A noodle topping of braised pork and an egg and tomato sauce was surprisingly dull. The oddly limp sauce was neither here nor there, while the mystery meat had little to say for itself – I wouldn’t have known it was pork if the menu hadn’t told me so. The heap of mashed ginger and spring onions made more of an impact than either the pork or the scrambled egg-like sauce. All this proved true whether they graced biang biang noodles or the narrow and moderately thick spinach noodles. Apart from their jaunty sylvan colour, the spinach noodles were otherwise little different from any other competently made wheat noodles I’ve ever had.
The ‘special’ beef dry noodles were a far better bet if you want biang biang noodles with some meaty embellishment. The dense, earthy slices of beef provided plenty of heft, while the sauce provided a sour heat that moisted my brow with sweat despite being only ‘medium’ strength. The cubed root veg felt a bit tacked on, but they did provide ballast if nothing else.
If the dual carriageway width of the biang biang noodles aren’t broad enough for you, then you can always opt for the extra-wide noodles. Boiled with bok choy and served with an egg and tomato sauce on the side, these swaggering sheathes almost look more like wonton skins than noodles. To my surprise, the egg and tomato sauce was far more effective than the version that graced the standard biang biang noodles and the spinach noodles. More of a soup than a sauce – at least from a Western perspective – its umami, sweetness and heartiness proved to be a fine savoury fit for the toga-like noodles.
The one noodle dish at Murger Hanhan that came close to displacing the biang biang noodles from my affections was a rather unexpected one. Thin, narrow rice noodles with rounded edges came in a clay pot, underneath which lay a world of unexpected delights. Noodle-like strips of dimpled tofu, nutty mushroom-like flecks of seitan, cubes of quivering milky tofu with a hearty bready crust, crisp bok choy and rich little quail eggs. A dollop of sweat-inducing fermented bean paste had hints of numbing Sichuan pepper and possibly cumin. The only way this intensely savoury cauldron could’ve been made better, as far as I could see, was with more dimpled tofu strips taking the place of the rice noodles. While the latter were decent enough, they just didn’t have the tantalising mouthfeel of the tofu strips. If you want a grown-up vegetarian dish confident enough in its own virtues to not imitate meat, or indeed have any need for it, then this is it.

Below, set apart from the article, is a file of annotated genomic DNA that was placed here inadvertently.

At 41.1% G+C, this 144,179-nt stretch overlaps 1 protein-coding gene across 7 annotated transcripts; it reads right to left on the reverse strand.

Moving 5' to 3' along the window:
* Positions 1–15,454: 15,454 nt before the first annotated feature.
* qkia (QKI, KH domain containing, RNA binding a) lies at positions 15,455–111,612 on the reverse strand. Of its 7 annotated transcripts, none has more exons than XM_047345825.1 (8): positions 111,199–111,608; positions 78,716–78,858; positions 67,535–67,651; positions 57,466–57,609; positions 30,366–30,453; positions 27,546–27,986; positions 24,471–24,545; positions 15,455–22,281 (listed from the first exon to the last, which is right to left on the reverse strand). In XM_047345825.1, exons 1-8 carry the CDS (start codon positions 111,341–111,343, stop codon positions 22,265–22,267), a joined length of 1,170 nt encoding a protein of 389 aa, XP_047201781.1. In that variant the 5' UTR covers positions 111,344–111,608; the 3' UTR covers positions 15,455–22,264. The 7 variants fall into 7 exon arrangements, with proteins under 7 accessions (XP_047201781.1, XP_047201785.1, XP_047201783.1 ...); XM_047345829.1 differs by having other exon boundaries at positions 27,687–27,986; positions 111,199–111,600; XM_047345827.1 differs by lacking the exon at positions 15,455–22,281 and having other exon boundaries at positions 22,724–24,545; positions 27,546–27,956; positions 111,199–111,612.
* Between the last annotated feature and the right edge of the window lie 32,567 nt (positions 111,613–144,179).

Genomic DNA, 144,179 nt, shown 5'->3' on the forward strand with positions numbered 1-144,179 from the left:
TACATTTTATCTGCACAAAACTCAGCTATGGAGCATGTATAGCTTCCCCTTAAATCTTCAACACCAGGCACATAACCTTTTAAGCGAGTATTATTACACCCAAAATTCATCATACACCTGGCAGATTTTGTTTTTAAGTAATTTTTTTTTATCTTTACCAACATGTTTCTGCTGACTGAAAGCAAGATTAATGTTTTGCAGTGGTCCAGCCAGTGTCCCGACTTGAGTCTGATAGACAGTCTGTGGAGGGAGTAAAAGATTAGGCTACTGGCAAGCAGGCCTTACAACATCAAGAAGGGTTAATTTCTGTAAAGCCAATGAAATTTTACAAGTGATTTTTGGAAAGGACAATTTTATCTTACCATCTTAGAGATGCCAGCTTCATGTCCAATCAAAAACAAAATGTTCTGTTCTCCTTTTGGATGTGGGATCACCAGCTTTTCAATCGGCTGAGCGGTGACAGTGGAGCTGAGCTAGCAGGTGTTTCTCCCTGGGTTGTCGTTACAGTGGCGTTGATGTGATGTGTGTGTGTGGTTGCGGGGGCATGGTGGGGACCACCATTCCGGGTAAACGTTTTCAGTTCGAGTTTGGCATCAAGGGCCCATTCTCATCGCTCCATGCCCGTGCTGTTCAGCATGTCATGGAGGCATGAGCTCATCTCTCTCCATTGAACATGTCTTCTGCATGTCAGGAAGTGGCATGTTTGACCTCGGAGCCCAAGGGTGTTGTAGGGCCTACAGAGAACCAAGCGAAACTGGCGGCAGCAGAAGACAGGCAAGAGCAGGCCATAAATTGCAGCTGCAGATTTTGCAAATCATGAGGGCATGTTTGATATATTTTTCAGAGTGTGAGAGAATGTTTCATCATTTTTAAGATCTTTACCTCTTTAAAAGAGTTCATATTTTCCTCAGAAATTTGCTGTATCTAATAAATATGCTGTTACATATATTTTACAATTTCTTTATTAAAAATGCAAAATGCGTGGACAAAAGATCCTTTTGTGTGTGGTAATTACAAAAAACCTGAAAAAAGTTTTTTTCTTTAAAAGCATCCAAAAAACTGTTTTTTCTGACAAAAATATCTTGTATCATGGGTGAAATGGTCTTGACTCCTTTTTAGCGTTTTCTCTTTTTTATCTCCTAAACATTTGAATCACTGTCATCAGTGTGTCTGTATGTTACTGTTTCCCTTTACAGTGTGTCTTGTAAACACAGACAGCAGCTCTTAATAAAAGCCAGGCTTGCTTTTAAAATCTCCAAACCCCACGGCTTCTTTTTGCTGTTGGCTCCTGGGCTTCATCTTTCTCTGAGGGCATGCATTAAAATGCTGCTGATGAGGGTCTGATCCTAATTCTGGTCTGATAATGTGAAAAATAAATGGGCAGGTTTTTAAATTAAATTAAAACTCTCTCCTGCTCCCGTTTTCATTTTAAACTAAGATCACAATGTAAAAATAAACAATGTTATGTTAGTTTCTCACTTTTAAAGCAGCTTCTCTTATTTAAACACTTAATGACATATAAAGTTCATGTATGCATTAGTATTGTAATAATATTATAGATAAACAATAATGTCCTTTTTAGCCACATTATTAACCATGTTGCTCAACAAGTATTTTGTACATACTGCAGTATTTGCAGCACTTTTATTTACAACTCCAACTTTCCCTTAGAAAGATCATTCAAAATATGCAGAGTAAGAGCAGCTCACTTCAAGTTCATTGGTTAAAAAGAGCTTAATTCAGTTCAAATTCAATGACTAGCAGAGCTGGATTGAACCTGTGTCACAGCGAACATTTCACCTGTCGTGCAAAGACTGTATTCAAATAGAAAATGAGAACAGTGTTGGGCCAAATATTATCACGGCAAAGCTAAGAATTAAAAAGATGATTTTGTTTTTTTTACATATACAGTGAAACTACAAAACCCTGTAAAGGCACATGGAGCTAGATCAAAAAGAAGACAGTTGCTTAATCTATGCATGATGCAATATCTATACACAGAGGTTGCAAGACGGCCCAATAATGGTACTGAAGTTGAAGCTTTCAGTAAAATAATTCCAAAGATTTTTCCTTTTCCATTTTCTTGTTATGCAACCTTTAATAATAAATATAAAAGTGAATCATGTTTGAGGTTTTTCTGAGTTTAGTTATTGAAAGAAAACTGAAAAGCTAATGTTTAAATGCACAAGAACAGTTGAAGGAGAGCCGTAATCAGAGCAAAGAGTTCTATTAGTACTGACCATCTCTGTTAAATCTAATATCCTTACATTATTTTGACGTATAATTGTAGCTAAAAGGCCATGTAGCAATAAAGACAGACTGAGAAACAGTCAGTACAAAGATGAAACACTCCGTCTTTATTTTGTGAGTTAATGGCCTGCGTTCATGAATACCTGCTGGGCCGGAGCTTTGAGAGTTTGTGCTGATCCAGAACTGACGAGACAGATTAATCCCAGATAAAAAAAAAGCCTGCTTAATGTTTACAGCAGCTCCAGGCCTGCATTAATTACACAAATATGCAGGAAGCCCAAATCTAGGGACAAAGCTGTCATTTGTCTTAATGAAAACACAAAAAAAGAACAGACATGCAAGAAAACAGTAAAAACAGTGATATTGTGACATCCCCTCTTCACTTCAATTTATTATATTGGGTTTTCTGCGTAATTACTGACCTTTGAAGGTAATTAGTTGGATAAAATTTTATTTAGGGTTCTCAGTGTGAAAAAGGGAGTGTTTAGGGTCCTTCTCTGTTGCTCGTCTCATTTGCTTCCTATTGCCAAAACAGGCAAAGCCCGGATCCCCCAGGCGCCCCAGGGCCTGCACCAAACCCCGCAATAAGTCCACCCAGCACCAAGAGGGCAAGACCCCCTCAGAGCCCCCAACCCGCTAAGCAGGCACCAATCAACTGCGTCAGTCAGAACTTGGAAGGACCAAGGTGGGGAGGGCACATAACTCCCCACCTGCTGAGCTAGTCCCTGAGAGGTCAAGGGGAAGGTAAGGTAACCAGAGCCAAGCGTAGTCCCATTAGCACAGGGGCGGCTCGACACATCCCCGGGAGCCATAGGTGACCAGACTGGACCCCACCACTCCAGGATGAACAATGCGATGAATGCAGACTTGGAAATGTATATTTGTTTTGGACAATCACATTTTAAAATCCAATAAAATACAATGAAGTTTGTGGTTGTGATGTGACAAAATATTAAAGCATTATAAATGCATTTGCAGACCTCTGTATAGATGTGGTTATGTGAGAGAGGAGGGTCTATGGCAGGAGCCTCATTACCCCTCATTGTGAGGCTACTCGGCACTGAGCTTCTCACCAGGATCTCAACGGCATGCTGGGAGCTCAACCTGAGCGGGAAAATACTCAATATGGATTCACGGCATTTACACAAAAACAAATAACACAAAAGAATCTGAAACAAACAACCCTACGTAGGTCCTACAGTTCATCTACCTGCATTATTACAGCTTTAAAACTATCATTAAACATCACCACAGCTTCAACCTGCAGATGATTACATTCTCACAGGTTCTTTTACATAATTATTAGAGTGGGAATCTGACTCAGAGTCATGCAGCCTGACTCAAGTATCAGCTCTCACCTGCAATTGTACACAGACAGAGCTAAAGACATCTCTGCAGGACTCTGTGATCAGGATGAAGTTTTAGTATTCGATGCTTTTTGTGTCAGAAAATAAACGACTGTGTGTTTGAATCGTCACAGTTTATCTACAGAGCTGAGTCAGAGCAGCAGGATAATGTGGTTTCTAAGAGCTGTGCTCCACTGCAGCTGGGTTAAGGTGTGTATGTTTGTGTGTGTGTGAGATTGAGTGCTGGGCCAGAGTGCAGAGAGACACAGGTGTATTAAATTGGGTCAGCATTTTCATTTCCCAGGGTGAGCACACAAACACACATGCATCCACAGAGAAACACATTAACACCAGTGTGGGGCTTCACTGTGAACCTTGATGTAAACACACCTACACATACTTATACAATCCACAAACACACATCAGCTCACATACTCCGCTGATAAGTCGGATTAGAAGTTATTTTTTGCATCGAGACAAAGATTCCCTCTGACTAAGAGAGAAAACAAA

Desserts at Murger Hanhan
Desserts at Murger Hanhan are clearly an afterthought with brought-in mochi ice cream as your only choice. The mochi skins weren’t anywhere as elastic as I would’ve liked, while the black sesame flavour was surprisingly dull. The yuzu was reasonably evocative of the fruit though, while the green tea flavour had a pronounced bitterness.
It’s heartening to see Shaanxi food take root in London from Xi’an Impression in Holloway to Xi’an Biang Biang Noodles in Spitalfields and now the Murger Han duology in Euston and Mayfair. At present, Murger Hanhan is more or less evenly matched against London’s other Shaanxi restaurants. The potential, however, for driving forwards the state of the art probably doesn’t like with Murger Hanhan. Not when it insists on devoting precious space on its short menu to filler like gyoza and edamame and dishes that tread water, such as the spinach noodles.
Even so, I can’t help but like Murger Hanhan. Its core noodle dishes are simply delicious, which makes for an experience that lingers long in the memory for all the right reasons. For this overly moneyed part of town, that’s a towering accomplishment in of itself.
What to order: Biang biang noodles; Claypot noodles; Cold rice noodles; Tripe and tofu skewers
What to skip: Spinach noodles; Noodles with braised pork; Pork murger
Name: Murger Hanhan
Address: 8A Sackville Street, Mayfair, London W1S 3DF
Phone: 020 7734 0300
Opening Hours: seven days a week noon-22.00.
Reservations? not taken.
Average cost for one person including soft drinks: £35 approx.